- View example: https://cplmakerlab.github.io/simple-website-template/
- Starter Template: https://github.com/cplmakerlab/simple-website-template
In this guide we will be using Github Pages to create a simple website. But first, how does a website work? When you enter a website address in your computer’s browser, the browser makes a request to a remote server computer. If successful, the server returns HTML, CSS, and JS for the page requested which your browser then renders to your screen. In our case, Github Pages will be the remote server.
Step 1: Create a Github account
In your browser, go to github.com and create a free account. Github is a website that allows you to upload and share versioned code with others. It also supports simple website hosting (which we will be using today).
Step 2: Find the Maker Lab website template
Login and navigate to the Maker Lab Website Template on Github.
Step 3: Fork (copy) the template
Click the Fork button in the upper right of the screen. This will create your own personal copy of the project repository which you can then modify.
Step 4: Edit the website URL
Once you have forked the project, click the Edit button to the write of “Website URL” and update the URL to match your github username. Make sure to write this down! This is how you will be able to view and share your website with others. Example URL (replace yourusername with your github username):
Step 5: Try to load your website URL
If you try to navigate to your URL right now, you will get a 404 Error: Not Found. We have to push some changes first to the gh-pages branch before Github will build our website.
Step 6: Edit index.html
Click index.html and then click the pencil icon to edit the file in the browser editor.
Step 7: Change the page title and heading
In the HTML editor look for the title tag:
<title>Your title here</title> Change the text inside the title tags, without modifying the tags themselves. Similarly, find the h2 heading tag and carefully change the text inside of the h2 tags:
<h2>Simple Website</h2> For more examples of tags, see the “Common HTML Tags” table at the end of this guide.
Step 8: Commit your changes
Scroll down and click Commit changes. This will save and push the changes you made to the gh-pages branch. Git uses branches and commits to manage different versions of your files.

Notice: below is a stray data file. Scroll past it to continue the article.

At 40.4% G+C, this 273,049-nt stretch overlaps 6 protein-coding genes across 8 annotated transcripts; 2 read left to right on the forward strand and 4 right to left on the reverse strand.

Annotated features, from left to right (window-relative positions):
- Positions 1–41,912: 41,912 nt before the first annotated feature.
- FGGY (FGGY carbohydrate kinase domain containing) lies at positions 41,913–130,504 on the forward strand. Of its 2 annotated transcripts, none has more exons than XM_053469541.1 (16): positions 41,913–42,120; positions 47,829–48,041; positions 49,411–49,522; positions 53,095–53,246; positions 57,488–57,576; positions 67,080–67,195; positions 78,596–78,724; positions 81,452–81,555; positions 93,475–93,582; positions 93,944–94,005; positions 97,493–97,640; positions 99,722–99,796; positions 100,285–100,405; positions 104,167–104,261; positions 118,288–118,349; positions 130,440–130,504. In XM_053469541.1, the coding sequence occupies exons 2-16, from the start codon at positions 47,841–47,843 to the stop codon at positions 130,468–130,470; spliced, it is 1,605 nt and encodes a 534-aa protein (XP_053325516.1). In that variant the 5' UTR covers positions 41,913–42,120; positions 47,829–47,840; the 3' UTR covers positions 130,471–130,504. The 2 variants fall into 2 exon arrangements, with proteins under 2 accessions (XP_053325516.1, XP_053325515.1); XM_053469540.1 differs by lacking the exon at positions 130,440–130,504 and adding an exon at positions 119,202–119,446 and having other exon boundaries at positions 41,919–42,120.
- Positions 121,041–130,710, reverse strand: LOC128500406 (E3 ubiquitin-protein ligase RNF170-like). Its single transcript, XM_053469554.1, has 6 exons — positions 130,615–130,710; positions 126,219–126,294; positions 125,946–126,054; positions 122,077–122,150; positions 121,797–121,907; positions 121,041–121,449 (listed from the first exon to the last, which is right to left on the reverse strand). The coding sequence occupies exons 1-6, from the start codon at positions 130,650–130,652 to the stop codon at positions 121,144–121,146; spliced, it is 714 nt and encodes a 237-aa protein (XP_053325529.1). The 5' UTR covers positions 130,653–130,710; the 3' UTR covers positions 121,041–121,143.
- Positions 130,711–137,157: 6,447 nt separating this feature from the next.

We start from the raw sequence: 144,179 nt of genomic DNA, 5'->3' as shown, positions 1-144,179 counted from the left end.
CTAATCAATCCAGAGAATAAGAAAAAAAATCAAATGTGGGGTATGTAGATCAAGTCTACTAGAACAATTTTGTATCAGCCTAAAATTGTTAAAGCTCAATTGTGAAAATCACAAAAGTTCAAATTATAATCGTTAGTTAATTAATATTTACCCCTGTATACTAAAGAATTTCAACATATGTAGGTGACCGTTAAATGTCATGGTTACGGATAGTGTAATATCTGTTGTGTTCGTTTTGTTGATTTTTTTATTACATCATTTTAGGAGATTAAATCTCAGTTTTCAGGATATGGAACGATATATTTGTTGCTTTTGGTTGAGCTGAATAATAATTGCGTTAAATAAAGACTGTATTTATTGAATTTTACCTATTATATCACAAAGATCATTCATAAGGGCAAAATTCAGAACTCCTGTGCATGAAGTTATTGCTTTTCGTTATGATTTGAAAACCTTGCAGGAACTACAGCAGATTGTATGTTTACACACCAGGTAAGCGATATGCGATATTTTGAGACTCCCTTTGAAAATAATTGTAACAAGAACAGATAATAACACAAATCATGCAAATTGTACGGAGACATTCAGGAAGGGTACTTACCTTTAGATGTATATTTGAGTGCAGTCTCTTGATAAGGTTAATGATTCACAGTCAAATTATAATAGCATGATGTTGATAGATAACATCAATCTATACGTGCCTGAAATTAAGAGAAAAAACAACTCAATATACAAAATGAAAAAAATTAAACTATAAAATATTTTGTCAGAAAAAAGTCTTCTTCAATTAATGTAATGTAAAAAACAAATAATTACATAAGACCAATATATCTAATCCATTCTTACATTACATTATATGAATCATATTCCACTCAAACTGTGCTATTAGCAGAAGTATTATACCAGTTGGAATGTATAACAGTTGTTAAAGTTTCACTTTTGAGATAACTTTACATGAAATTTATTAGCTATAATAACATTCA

Step 9: Wait for your site to build!
After a commit it will take about 3-4 minutes to deploy your site. You can monitor the status of your build by clicking the “Environment” tab. After a few minutes, visit your website URL to see your new site.
Step 10: Upload new background image
Now let’s upload a new background image. Search for a large image (~1024 pixels wide), download it to your computer, and rename it background.jpg. Your image must be named
background.jpg before uploading in order to overwrite the original image. If your image is a .png, use GIMP to convert it to .jpg. In Github, click Uploadfiles to upload your new background.jpg. Don’t forget to scroll down and click “Commit changes” to push your changes to the gh-pages branch. Again, it usually takes about 3-4 minutes for Github to build and deploy your changes.
Congratulations! You made a website!
Yeah! You did it! Now you can share your website link with your friends so they can see your website too.
Some more things to try:
- Upload and overwrite logo.jpg (best to keep your logo small, under 100 pixels tall)
- Change the link color in style.css, i.e.
- Update the text inside the footer region in index.html
- Update the text inside the Home, About, and Contact regions in index.html
Common HTML tags
Where can I learn more about HTML, CSS, JS, and webdevelopment in general?
Check out Mozilla Developers Network (https://developer.mozilla.org). They have lots of good resources, tips, and tutorials to further your knowledge.
Can I configure a custom domain for my site, i.e. johnnymakerportfolio.com?
Yes! Github Pages supports custom domain configuration. However, you will need to buy a domain name from a registrar such as NameCheap or Gandi – the cost is usually around $10 — $15 a year.
Can I add tracking?
Yes! You can embed Google Analytics to see who is visiting your site.
Can I add a blog, etc?